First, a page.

Please ensure Javascript is enabled for purposes of website accessibility Advocating for mandatory reporting - Impact on Urban Health
alt=

Childhood obesity

Advocating for mandatory reporting

We are working with The Food Foundation to advocate for the Government to introduce mandatory reporting for food companies.

Partner: The Food Foundation 

Funding amount: £42,888 

Duration: 8 months 

Programme: Childhood obesity 

 

What we are doing together

We are working with The Food Foundation, a charity fighting for healthier, more sustainable food systems, and investment managers Rathbone Greenbank, to galvanise investors to advocate for the Government to introduce mandatory reporting for food companies on their health and sustainability sales data.  

Investors represent a commercial voice that can credibly articulate how businesses not acting on health is a risk, both for individual companies and the wider economy – and conversely – that embracing health and sustainability can bring economic opportunities. 

We believe that a greater prioritisation of health and sustainability is more likely if businesses are held publicly accountable for the results of their actions, particularly by their investors. Our 2020 report with Collaboration for Healthier Lives concluded that this transparency is essential if companies are to decouple overall sales growth from the sale of unhealthy products.  

Mandatory reporting is one of the recommendations made in the National Food Strategy  for all food companies with more than 250 employees – including retailers, manufacturers, restaurants, caterers and online ordering platforms. Alongside metrics for food waste and sustainability credentials of animal sourced foods in supply chains, the data to be reported on would include: 

  • Sales of food and drink high in fat, sugar or salt (HFSS) 
  • Sales of fruit and vegetables 
  • Sales of protein by type (meat, dairy, fish, plant or alternative protein) and origin 

Mandatory reporting would make this commitment trackable, ensuring that food companies are held to account in a government mandated framework, and that their work to promote healthier products is transparent. This is also important for food businesses outside the supermarket sector, such as manufacturers, restaurants, and online food ordering platforms that currently lag behind when it comes to disclosure of how much healthy versus unhealthy food they sell.  

The government is due to publish its White Paper response to the National Food Strategy in Spring 2022, and we are leveraging the voice of major investors to contribute to the weight of evidence and support for new reporting legislation. This includes lobbying government directly and developing relationships with key departments such as the Department for Environment, Food and Rural Affairs (DEFRA).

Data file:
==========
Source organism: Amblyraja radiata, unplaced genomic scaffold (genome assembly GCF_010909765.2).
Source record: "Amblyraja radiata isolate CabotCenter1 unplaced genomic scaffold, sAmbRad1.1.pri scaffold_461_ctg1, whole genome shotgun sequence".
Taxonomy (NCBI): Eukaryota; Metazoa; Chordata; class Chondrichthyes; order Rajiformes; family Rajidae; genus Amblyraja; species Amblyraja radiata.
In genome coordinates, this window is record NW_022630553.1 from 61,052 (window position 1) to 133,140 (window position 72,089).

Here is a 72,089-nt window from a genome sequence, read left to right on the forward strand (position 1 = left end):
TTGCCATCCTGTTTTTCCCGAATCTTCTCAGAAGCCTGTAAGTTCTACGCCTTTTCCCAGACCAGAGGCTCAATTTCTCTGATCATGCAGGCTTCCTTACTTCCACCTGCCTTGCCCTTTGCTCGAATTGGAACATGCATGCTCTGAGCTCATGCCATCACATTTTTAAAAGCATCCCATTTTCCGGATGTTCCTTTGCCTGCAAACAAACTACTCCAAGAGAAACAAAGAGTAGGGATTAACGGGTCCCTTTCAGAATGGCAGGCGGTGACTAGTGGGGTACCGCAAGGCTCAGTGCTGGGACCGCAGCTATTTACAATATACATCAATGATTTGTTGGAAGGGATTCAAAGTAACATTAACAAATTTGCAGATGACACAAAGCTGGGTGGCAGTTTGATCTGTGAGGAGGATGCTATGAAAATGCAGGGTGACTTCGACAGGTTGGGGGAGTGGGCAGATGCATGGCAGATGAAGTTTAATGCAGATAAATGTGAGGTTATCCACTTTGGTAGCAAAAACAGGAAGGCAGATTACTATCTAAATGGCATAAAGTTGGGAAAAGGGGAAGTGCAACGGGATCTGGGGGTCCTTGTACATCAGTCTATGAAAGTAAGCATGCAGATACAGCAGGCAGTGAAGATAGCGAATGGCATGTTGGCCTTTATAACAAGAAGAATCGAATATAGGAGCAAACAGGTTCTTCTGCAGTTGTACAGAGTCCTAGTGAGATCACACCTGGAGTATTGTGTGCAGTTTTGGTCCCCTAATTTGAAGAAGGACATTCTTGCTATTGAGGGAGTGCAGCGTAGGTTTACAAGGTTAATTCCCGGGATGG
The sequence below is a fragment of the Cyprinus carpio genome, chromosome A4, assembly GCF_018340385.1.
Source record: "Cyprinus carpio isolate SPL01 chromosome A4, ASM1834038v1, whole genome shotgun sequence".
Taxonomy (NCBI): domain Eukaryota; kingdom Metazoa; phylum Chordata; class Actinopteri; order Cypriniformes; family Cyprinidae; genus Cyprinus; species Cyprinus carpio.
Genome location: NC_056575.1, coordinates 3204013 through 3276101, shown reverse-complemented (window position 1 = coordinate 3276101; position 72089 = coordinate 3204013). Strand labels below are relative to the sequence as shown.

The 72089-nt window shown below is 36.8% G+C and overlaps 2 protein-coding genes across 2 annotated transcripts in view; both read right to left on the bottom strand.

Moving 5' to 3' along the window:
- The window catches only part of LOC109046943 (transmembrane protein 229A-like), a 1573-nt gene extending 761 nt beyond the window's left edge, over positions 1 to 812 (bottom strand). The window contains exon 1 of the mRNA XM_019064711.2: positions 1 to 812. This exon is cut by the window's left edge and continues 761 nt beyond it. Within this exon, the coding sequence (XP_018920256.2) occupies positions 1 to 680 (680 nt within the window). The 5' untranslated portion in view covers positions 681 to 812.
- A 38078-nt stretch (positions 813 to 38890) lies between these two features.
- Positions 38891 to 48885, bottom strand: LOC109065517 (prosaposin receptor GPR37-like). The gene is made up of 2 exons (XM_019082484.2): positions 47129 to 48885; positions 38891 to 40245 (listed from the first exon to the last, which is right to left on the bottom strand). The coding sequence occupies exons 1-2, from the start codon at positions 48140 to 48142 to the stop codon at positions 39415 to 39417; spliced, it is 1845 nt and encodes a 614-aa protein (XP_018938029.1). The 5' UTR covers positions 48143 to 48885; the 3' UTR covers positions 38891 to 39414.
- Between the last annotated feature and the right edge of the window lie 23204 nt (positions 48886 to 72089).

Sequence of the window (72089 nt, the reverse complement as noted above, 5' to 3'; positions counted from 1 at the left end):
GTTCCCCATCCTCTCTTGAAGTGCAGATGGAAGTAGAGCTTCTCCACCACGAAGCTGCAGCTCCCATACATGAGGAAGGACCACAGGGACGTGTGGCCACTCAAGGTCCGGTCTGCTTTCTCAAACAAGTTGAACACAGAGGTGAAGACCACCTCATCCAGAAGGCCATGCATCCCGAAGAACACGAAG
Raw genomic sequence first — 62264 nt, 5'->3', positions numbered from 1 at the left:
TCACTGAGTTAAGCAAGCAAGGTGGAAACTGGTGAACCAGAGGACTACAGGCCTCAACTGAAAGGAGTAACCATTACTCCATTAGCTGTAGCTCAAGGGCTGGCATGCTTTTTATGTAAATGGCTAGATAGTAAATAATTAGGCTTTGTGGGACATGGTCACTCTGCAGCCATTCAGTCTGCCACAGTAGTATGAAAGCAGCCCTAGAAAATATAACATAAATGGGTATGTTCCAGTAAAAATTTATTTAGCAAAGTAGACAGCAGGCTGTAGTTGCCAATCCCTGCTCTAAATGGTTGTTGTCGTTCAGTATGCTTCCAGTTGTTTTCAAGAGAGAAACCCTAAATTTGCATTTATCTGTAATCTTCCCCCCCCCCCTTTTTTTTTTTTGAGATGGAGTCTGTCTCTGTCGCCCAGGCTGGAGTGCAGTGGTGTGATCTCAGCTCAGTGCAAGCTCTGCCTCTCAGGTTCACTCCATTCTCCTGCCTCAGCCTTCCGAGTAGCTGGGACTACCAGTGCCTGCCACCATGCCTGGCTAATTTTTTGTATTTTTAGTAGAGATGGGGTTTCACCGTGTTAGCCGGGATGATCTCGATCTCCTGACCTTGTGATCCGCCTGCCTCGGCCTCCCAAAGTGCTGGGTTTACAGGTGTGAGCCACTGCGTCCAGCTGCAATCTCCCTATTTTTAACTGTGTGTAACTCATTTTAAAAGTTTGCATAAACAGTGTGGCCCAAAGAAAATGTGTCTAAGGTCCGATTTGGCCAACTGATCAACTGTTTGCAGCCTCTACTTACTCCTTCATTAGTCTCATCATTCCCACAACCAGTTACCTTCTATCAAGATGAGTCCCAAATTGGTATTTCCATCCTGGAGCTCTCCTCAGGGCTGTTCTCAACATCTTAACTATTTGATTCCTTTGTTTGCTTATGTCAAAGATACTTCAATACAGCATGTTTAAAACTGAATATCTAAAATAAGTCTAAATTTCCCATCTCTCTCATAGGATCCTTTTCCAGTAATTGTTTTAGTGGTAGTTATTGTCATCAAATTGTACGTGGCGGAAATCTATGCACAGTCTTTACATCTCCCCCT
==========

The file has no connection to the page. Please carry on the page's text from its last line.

We also work with Access to Nutrition Initiative and Share Action’s Healthy Markets [https://accesstonutrition.org/project/atni-shareaction/] investor coalitions to engage food businesses to improve the availability of healthy, affordable food. Together we’ve worked to persuade five of the largest food retailers, covering 60% of the UK grocery market, to report on their sales of non-HFSS products and commit to increasing sales of healthier products. 

Aims of the partnership

The ultimate aim of our work together is for children and families living on lower incomes to have greater access to nutritious food, rather than be flooded by the cheapest and least healthy options every time they shop.  

If targets set for promoting and producing healthier food options are met, this will significantly increase the affordability and accessibility of nutritious food and make it easier for families to live a healthy lifestyle.  

Connection to our strategy

One of our strategic aims is to make nationwide food policies healthier, and to ensure everyone, no matter what they earn and where they live can get affordable nutritious food. Among the ways we can do this is by working with a wide coalition of stakeholders, from investors to retailers and manufacturers to influence the important role they play in the nation’s diet. 

Part of this comes through advocating for new government policies around reporting, and an acknowledgement that the issues that food industry face are complex and require us all to work together to ultimately improve the nation’s health.  

Policies like mandatory reporting help to create creating a level playing field that will help investors and consumers to reward the most responsible businesses and improve food in schools, shops, and food outlets in our neighbourhoods. Well-designed regulation on what businesses must report can also help their process of build long-term thinking and strategies on health and sustainability into their business models.   

While mandatory reporting is just one piece of the puzzle, a change in policy could have far-reaching effects, and emphasize to industry and to the public, that a healthy diet is important for individuals and society as a whole.  

“Our partnership has meant we are able to dedicate the time and resources needed to kick-start an investor coalition to engage with government on food policy, while also benefitting from Impact on Urban Health’s expertise in the sector.   

“A channel through which investors can collectively engage with food policy is one of the big gaps we wanted to fill with this project. This has led to the initial development of a longer-term strategy for influencing investors and policy makers in the UK and internationally.” 

Will Nicholson, Project Lead for Plating Up Progress at The Food Foundation 

More about the Food Foundation

Find out more about the Food Foundation by visiting their website

Visit the Food Foundation's website